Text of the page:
Rules for Parents of Post-Rehab Teens


When a teenager has a serious addiction to a dangerous substance, he might need inpatient rehabilitation to treat his problem. Eventually, your adolescent will complete the rehabilitation treatment and the time will come to go home. As a parent, you will have rules to follow to help your teen succeed.

Relinquish Responsibility

  • Although you might feel a strong sense of responsibility for your child, it’s important to separate the child from the addiction as much as responsibility, according to the website for the Northbound Academy, a rehab clinic for young adults. It’s futile to try to recover from an addiction for someone else, children included. Resist the urge to assume responsibility for your teen’s addiction and behaviors. Step back and let your teenager navigate the post-rehab battle. It’s important to encourage, but you can’t do it for your teenager.

House Rules

  • Institute house rules with clear consequences once your child returns to the house, advises the Cigna website. House rules might include curfews, school attendance and chores. The concept of “contingent support” often works well with rehabilitated addicts, according to the Choose Help website. When you make a house rule that insists on sobriety, the attached consequence would be a removal of support if the teenager fails to remain sober. This might mean that the teenager can no longer live in your home if he chooses not to maintain sobriety.

Continued Treatment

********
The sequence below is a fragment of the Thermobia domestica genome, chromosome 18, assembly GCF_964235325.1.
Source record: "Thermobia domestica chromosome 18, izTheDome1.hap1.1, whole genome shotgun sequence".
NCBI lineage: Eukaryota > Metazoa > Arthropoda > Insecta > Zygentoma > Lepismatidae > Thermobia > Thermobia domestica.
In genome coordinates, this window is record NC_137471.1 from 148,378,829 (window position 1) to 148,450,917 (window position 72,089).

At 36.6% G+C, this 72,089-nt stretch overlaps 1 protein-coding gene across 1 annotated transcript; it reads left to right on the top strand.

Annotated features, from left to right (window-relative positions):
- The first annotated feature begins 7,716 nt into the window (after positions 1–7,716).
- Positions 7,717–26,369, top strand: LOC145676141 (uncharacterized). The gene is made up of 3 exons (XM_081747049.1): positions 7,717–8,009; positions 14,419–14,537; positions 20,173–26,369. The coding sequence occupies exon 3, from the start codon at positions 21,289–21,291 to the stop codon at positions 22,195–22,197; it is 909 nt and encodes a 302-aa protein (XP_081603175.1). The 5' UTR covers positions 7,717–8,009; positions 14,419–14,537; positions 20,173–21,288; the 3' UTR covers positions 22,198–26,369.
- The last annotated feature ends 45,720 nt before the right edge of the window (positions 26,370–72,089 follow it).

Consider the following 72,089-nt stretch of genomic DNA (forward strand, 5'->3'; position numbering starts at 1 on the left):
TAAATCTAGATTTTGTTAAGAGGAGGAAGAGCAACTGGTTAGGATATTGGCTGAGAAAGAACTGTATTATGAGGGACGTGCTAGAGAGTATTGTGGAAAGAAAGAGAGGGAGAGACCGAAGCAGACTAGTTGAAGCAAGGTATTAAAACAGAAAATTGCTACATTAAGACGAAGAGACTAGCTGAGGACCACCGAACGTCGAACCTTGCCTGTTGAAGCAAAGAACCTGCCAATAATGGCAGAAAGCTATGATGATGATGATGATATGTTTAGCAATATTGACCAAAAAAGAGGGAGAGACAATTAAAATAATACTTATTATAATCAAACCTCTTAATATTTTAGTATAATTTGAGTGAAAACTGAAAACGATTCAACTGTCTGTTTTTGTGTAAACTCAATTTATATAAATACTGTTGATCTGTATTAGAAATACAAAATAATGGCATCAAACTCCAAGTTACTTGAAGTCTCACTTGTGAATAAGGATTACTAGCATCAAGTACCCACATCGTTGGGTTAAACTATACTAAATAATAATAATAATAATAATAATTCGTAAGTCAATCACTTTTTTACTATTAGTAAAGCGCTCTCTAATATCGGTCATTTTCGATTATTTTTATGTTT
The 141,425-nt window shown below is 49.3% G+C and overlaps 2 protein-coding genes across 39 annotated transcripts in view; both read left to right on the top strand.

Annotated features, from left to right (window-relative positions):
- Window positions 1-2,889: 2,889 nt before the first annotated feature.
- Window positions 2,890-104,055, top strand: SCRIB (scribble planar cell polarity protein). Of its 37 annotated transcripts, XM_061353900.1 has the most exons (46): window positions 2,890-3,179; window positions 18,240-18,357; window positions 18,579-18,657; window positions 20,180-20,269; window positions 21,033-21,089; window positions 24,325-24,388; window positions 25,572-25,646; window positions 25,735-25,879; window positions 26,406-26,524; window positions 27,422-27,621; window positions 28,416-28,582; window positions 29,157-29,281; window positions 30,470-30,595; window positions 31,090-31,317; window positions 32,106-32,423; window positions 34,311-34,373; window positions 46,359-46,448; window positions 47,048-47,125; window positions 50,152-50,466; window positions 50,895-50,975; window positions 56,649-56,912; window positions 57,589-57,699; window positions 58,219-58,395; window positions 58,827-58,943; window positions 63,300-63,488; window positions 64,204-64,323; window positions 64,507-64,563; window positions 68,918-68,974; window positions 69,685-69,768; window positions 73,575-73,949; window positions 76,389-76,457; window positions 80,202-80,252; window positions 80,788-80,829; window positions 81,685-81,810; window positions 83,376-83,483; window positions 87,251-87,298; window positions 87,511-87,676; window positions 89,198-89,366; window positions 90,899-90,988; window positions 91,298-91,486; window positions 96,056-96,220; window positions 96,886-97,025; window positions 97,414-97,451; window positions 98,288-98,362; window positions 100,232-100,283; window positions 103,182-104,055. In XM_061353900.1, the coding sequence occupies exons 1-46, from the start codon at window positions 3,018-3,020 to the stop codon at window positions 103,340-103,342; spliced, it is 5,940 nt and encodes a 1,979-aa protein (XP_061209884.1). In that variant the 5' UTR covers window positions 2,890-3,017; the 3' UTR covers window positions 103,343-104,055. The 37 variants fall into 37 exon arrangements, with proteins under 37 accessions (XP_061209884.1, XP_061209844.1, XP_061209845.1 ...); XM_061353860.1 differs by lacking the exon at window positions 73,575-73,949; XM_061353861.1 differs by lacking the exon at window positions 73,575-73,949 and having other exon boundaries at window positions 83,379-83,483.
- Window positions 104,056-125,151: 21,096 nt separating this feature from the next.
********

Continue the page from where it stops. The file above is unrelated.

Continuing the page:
• Participate in any continuing family treatment and therapy that's recommended for your family and teenager. This can include family therapy or parental support groups to help you navigate the trials of parenting a child with an addiction. Your child will also have therapy and counseling that should continue, according to the Treatment Solutions website. Help and encourage your child to continue all recommended therapy and counseling after rehab as well.

Monitoring and Supervising

  • As your teenager returns to life on the other side of rehab, monitor and supervise your teen’s conduct to ensure you are aware of any issues. Because relapse is be a constant threat, know the warning signs, advises Dr. Neill Neill, psychologist and author in British Columbia, Canada. The main warning signs of relapse are lying to cover activities and behavior, blaming and adopting the position of a victim, feeling ashamed of current circumstances and feeling unnaturally euphoric. If you see signs of relapse, act swiftly to get your teen additional help.


  • Photo Credit George Doyle/Valueline/Getty Images
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